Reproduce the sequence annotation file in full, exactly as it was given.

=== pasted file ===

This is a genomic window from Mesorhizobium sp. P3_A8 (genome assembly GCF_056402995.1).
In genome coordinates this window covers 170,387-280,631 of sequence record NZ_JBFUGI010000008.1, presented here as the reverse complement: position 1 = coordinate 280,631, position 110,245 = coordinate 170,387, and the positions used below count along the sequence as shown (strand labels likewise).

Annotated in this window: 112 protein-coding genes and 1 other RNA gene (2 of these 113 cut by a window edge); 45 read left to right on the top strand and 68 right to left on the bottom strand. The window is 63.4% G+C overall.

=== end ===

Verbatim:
This is a genomic window from Mesorhizobium sp. P3_A8 (genome assembly GCF_056402995.1).
In genome coordinates this window covers 170,387-280,631 of sequence record NZ_JBFUGI010000008.1, presented here as the reverse complement: position 1 = coordinate 280,631, position 110,245 = coordinate 170,387, and the positions used below count along the sequence as shown (strand labels likewise).

Annotated in this window: 112 protein-coding genes and 1 other RNA gene (2 of these 113 cut by a window edge); 45 read left to right on the top strand and 68 right to left on the bottom strand. The window is 63.4% G+C overall.